They were turning people away at the door Monday night in Lively, as crowds gathered to hear the details of a controversial fire optimization plan.
And there was plenty of hostility directed toward city staff about the proposal, which would close some stations, reduce the number of volunteer firefighters and increase the city's complement of career firefighters.
In this day and age, something that calls for replacing many of the city's volunteers by adding 58 full-time firefighters is a tough sell. Volunteers receive about $3,200 a year, compared to as much as $125,000 for a full-timer. The math seems ridiculously easy. How can that make sense?
“I don't want my taxes to go up any more,” said Lively resident Linda Henry, who was turned away at the door because the crowd in the library was already at capacity. “They already went up $300 last year. I pay more than $3,000!”
And there was more than one call of “bullshit” from the Lively audience.
But, as Fire Chief Trevor Bain told the crowd, fire services have been neglected and largely unchanged since amalgamation. Some stations are old and need replacing, some need to be closed or relocated. Whatever the city decides to do, it's going to be expensive — $49 million over the next decade to maintain the status quo, or $64 million for the full optimization plan.
It's a complex proposal, one that's not easy to explain in a few graphs. But still, there has to be a better way to deliver the details.
Bain and other city staff spent almost two hours Monday explaining the plan. I attend planning meetings, but even for me, two hours of listening to dry details is too much. For a largely skeptical public, having them sit through such a long presentation only stoked anger.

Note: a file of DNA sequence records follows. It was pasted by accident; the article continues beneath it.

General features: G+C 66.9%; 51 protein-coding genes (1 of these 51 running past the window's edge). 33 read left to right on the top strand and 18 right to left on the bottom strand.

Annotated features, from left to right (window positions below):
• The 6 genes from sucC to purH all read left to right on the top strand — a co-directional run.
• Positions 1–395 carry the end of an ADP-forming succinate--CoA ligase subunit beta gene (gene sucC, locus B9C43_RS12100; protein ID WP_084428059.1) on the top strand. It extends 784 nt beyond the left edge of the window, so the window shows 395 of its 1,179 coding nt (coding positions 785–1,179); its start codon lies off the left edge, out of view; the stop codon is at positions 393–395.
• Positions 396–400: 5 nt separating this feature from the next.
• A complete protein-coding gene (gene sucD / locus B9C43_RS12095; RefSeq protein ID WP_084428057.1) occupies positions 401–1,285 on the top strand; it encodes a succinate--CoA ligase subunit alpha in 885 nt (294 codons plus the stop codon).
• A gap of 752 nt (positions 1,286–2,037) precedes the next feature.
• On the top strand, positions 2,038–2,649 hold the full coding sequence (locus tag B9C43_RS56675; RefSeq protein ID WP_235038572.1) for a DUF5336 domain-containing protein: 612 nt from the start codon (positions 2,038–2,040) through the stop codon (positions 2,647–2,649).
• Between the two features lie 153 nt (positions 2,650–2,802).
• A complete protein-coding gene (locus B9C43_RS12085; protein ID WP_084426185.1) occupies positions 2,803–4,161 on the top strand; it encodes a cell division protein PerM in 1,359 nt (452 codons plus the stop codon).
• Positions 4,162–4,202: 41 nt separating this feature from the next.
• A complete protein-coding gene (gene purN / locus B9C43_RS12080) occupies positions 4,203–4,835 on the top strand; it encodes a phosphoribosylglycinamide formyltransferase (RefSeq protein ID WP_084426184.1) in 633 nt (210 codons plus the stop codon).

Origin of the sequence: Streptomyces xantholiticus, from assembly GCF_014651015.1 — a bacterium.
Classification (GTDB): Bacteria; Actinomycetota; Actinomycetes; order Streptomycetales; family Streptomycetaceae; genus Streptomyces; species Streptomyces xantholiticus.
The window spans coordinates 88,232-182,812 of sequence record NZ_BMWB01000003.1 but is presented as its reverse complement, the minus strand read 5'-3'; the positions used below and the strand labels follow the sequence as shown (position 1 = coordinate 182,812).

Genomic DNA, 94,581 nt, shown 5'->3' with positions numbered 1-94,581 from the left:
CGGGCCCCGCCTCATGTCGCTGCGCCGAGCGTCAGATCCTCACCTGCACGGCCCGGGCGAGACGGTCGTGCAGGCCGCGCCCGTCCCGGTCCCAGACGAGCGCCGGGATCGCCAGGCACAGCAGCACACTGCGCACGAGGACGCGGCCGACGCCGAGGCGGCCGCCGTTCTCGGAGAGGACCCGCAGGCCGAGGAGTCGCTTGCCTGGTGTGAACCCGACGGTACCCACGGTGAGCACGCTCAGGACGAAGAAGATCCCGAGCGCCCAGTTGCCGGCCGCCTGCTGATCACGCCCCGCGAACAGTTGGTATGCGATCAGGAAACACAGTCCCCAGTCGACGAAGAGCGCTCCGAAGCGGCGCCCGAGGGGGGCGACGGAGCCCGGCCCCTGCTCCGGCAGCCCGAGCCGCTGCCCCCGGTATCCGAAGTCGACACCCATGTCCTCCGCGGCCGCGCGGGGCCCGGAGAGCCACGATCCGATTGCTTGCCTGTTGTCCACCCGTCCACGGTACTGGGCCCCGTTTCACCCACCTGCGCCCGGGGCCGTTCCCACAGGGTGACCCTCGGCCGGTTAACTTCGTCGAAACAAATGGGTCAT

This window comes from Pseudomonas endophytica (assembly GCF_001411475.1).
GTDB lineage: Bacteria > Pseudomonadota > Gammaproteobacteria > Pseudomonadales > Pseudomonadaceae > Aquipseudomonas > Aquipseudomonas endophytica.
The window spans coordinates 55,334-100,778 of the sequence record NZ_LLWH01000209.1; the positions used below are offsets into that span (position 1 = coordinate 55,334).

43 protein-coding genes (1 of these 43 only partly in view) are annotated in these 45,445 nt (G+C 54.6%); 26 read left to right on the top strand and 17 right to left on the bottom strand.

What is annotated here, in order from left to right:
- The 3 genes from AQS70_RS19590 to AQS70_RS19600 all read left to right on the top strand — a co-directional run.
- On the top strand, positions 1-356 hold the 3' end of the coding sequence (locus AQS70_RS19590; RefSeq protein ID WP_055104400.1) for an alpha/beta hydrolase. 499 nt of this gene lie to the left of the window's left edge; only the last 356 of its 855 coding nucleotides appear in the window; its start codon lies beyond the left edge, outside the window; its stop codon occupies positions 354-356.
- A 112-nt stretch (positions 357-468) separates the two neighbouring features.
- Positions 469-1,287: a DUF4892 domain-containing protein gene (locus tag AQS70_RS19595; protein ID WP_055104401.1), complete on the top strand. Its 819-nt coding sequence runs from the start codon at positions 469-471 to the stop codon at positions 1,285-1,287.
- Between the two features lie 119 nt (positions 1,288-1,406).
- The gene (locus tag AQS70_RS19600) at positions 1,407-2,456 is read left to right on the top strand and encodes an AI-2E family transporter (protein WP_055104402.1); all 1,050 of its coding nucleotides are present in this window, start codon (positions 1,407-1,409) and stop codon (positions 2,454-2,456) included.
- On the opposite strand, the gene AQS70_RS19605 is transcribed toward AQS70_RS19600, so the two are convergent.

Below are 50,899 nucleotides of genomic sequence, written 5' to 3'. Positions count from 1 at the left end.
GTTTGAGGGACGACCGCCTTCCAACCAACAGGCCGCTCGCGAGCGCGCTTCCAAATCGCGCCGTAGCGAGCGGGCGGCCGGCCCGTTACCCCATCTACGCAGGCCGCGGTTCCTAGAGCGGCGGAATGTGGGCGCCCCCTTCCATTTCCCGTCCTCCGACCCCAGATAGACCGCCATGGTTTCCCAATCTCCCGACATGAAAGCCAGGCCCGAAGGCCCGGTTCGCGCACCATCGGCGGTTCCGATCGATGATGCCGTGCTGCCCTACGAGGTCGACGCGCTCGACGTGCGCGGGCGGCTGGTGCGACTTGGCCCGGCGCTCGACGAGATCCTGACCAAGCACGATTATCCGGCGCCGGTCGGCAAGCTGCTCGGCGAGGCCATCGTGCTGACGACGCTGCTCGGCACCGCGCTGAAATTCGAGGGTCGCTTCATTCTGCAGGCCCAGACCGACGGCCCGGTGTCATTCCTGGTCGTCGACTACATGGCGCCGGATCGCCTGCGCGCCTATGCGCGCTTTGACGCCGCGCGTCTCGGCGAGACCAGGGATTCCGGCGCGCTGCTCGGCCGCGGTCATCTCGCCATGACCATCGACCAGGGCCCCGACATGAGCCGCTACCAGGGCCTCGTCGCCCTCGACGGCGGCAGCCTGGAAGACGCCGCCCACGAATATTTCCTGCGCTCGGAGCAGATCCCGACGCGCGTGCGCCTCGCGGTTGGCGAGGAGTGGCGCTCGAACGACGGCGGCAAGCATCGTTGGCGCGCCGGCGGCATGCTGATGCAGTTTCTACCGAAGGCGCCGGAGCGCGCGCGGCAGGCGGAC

People wanted to vent, get their questions answered. As it was, the majority of time was spent trying to explain the minutiae of the proposal.
Staff reviewed the status of paramedic response, the lack of hazmat capability, the lack of water rescue capabilities.
All important to be sure, but really the crowd was there because of the volunteer versus career firefighters issue.
Volunteers feel disrespected, and many people see the proposal as an attempt to swell the ranks of full-time firefighers rather than a way to improve response times across the city.
“Volunteers will always be part of our response,” Bain told the crowd at one point.
But the crowd was already dubious. Even Ward 3 Coun. Gerry Montpellier was unconvinced.
“I call that a reduction in services,” Montpellier said. “That's how I see it. That's how a lot of people see it. And taxes are going up, for a reduction in services?
“I will not be supporting this program at all,” he said, to the biggest cheer of the night.
There are still four more public meetings on the plan over the next week and a half. While staff have said the details will be available to the public by the middle of next month, why not put the whole plan online now? Let everyone review it and come with questions based on what they have seen. And reduce the presentation part of the meeting to 30 minutes – 45 minutes if you must. Then answer questions for an hour and a half.
That's not a magic bullet, but staff would have a better chance addressing concerns if more time was spent answering them. And if you want to swell the size of municipal employees by 58, you'd best have comprehensible answers for the public explaining why you're not just empire building.
The schedule for the rest of the public meetings:
- March 1 from 6:30 to 8:30 p.m, Colonial Inn, 28 Cedar St., Coniston
- March 6 from 6:30 to 8:30 p.m., Dowling Leisure Centre 79 Main St. West, Dowling
- March 8 from 6:30 to 8:30 p.m., Centennial Community Centre/Arena 4333 Centennial Dr., Hanmer
- March 9 from 6:30 to 8:30 p.m., Falconbridge Community Centre 63 Edison Rd., Falconbridge
Sudbury.com filmed the entire presentation made in Lively on Feb. 27. Check out the video below. Click here to skip ahead to the question period.